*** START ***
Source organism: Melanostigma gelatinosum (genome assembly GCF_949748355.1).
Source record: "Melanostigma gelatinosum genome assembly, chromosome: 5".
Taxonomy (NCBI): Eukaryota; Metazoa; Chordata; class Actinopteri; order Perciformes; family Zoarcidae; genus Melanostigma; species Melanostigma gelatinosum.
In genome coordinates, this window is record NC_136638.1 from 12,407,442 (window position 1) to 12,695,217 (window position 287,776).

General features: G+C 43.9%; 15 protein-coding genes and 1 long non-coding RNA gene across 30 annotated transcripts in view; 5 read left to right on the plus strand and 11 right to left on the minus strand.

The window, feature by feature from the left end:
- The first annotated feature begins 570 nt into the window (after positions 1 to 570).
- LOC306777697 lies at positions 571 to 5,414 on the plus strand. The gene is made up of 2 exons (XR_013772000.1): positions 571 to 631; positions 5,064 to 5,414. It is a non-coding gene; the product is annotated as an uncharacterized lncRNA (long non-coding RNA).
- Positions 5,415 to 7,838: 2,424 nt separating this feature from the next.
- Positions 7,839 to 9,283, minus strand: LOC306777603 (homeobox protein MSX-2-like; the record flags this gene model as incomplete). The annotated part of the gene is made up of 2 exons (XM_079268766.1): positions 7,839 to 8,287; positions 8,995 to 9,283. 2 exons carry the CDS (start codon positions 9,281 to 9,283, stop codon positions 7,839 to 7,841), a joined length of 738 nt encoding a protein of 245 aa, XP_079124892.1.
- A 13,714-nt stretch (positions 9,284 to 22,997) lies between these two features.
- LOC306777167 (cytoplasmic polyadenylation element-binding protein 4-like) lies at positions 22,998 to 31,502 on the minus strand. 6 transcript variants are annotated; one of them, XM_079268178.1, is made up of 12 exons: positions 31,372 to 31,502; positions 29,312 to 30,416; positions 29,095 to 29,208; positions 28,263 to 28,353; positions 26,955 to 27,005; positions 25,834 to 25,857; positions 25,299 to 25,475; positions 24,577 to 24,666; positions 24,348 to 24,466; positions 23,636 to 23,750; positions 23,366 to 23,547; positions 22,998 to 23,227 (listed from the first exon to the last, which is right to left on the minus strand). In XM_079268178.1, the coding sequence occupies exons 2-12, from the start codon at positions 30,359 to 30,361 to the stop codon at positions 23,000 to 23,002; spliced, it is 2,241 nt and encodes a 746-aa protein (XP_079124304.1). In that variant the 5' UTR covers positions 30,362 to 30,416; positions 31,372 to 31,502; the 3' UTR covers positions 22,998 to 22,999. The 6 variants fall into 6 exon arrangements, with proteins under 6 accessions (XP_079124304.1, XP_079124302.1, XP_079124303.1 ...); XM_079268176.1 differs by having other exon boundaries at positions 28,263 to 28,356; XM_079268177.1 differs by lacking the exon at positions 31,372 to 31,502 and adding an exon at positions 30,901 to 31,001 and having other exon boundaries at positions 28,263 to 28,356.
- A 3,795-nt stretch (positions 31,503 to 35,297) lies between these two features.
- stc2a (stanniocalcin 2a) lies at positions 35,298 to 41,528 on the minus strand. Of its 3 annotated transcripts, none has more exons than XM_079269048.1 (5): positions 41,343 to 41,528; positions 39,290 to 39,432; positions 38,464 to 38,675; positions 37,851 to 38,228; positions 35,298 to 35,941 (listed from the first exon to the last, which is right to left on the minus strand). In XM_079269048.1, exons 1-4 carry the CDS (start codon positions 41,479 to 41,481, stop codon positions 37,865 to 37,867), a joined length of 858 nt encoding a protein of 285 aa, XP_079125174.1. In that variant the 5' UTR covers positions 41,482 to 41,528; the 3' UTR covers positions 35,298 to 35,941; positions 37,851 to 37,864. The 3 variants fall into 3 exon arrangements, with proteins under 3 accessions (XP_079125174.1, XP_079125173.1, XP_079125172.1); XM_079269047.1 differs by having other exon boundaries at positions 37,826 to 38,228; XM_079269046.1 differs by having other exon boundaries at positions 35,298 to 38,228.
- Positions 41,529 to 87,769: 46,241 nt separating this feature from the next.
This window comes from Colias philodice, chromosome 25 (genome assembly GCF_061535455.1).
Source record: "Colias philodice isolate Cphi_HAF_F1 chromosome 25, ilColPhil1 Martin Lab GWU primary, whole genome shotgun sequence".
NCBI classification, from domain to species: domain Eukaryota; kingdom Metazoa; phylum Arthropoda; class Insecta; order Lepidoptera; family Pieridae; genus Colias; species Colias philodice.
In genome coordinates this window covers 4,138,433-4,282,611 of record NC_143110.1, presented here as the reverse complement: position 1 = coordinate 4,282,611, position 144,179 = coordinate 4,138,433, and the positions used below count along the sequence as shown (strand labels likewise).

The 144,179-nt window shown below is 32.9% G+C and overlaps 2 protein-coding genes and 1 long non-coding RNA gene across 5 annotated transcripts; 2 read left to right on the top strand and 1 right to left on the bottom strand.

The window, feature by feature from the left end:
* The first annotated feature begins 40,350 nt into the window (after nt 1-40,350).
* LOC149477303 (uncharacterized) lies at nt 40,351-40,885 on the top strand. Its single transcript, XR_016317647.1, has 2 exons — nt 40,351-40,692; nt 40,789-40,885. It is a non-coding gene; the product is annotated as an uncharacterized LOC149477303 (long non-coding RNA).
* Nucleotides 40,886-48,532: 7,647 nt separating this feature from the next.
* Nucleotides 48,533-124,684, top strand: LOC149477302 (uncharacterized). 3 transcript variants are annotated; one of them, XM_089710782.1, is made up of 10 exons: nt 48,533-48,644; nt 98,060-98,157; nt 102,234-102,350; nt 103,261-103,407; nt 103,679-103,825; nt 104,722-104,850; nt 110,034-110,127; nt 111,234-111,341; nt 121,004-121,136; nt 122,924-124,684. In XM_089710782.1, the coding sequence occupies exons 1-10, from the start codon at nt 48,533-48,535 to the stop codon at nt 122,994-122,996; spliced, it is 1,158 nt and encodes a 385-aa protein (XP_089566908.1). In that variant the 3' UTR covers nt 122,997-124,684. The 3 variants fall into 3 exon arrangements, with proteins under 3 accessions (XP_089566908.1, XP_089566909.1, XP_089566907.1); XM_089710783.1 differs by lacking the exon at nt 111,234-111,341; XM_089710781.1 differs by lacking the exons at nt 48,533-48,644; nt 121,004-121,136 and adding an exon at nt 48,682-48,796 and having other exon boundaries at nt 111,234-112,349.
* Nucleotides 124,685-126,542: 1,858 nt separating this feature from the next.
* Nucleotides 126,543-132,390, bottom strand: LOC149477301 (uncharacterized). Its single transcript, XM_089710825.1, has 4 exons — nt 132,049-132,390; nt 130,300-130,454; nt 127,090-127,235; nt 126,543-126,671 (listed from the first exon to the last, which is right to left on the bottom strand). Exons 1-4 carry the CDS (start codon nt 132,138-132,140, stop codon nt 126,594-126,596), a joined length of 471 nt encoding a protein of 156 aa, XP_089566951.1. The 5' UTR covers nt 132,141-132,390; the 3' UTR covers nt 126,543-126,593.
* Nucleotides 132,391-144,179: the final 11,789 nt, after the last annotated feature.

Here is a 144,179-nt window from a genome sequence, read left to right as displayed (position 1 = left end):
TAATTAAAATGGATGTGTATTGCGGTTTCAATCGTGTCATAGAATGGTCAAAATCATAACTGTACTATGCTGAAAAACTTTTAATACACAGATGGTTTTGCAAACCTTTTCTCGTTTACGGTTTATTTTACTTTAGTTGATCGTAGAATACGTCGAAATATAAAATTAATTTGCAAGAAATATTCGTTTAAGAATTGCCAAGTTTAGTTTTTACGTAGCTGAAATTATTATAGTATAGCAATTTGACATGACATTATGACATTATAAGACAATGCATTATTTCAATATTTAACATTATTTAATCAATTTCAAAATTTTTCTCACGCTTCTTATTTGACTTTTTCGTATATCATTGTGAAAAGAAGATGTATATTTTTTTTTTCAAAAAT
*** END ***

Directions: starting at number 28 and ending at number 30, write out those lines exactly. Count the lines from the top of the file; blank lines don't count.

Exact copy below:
* Nucleotides 132,391-144,179: the final 11,789 nt, after the last annotated feature.

Here is a 144,179-nt window from a genome sequence, read left to right as displayed (position 1 = left end):
TAATTAAAATGGATGTGTATTGCGGTTTCAATCGTGTCATAGAATGGTCAAAATCATAACTGTACTATGCTGAAAAACTTTTAATACACAGATGGTTTTGCAAACCTTTTCTCGTTTACGGTTTATTTTACTTTAGTTGATCGTAGAATACGTCGAAATATAAAATTAATTTGCAAGAAATATTCGTTTAAGAATTGCCAAGTTTAGTTTTTACGTAGCTGAAATTATTATAGTATAGCAATTTGACATGACATTATGACATTATAAGACAATGCATTATTTCAATATTTAACATTATTTAATCAATTTCAAAATTTTTCTCACGCTTCTTATTTGACTTTTTCGTATATCATTGTGAAAAGAAGATGTATATTTTTTTTTTCAAAAAT